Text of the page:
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Award Abstract #1350625

CAREER: Deciphering and Engineering Biological State Machines with Synthetic Biology

Div Of Molecular and Cellular Bioscience
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Initial Amendment Date: December 23, 2013
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Latest Amendment Date: February 8, 2016
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Award Number: 1350625
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Award Instrument: Continuing grant
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Program Manager: Larry Halverson
MCB Div Of Molecular and Cellular Bioscience
BIO Direct For Biological Sciences
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Start Date: January 1, 2014
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End Date: December 31, 2018 (Estimated)
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Awarded Amount to Date: $421,979.00
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Investigator(s): Timothy Lu timlu@mit.edu (Principal Investigator)
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Sponsor: Massachusetts Institute of Technology
Cambridge, MA 02139-4301 (617)253-1000
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Systems and Synthetic Biology
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Program Reference Code(s): 1045, 144E, 7465, 8007
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Program Element Code(s): 1491, 8011


Biology is full of rich and complex systems where the interplay between past events, present inputs, and genetics determines cellular behavior. For example, stem cells are in a pluripotent "state" in which they can self-renew and also transform into diverse cell types with distinct functions, such as skin, bone, and blood cells, based on the timing and identities of regulatory signals. These properties require cells to store memory and perform computations, similar to modern computers. To understand such systems, the investigator proposes that biological systems can be thought of as state machines, in which the identity and function of a cell as well as transitions between these cell "states" are determined by past events and present inputs. The research team will build synthetic gene circuits that implement artificial biological state machines along with algorithms to guide their design. The research team will experiment on these circuits to quantify and gain insights into their behavior.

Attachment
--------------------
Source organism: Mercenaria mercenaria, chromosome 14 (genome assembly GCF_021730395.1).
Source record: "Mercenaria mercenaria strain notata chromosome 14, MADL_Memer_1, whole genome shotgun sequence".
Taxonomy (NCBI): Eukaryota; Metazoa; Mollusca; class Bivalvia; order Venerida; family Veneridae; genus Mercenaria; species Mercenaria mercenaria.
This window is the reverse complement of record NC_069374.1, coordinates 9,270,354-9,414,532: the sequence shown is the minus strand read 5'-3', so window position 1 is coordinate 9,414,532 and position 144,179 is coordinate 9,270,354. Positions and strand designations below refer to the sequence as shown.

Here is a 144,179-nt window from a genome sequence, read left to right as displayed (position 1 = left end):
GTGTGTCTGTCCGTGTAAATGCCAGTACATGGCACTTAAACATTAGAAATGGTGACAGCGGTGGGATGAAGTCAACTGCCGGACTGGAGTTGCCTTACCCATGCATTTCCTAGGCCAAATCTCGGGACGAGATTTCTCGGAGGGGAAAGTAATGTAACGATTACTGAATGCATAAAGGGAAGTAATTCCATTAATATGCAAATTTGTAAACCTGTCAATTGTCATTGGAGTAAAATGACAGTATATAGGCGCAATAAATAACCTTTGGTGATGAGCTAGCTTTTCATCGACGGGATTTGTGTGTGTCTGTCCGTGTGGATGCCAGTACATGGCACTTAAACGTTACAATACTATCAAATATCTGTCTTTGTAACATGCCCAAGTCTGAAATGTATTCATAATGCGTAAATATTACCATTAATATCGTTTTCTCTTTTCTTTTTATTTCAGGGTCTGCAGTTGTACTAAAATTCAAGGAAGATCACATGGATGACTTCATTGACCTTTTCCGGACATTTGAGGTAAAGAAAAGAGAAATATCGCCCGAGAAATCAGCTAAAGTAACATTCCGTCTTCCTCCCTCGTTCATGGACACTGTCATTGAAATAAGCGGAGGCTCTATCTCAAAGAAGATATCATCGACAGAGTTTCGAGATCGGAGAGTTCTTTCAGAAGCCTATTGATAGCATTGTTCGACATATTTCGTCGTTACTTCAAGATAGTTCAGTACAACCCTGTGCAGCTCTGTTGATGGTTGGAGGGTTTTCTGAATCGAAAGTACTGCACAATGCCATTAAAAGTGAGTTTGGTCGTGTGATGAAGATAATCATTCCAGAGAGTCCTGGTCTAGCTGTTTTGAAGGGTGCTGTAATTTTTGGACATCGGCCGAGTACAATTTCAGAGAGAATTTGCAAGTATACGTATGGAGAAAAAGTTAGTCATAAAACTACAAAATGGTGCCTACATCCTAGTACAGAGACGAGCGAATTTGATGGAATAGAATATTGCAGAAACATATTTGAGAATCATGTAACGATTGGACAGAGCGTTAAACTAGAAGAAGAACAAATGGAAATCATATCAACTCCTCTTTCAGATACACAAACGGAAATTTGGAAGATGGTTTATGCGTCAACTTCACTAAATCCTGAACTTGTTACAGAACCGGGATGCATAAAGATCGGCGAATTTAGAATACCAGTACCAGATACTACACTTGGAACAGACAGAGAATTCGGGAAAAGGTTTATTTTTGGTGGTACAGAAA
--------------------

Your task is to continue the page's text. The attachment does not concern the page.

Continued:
BROADER IMPACTS. To ensure broad impacts, the investigator will establish a new course called Biological Circuit Engineering Laboratory (BioCEL) to educate interdisciplinary scientists at the intersection of biology and engineering and will provide these teaching materials openly to the public. Furthermore, the investigator will engage high school, community college, and university students with opportunities for hands-on research. The investigator will create competitive games that teach the concepts used in this research to the general public. Finally, the investigator will establish an online resource to share the algorithms and circuits developed in this project to encourage their use by the broader scientific community. The creation of new design strategies for biological state machines is expected to shed insights into natural biological systems and advance important basic science, biotechnology, and biosensing applications.


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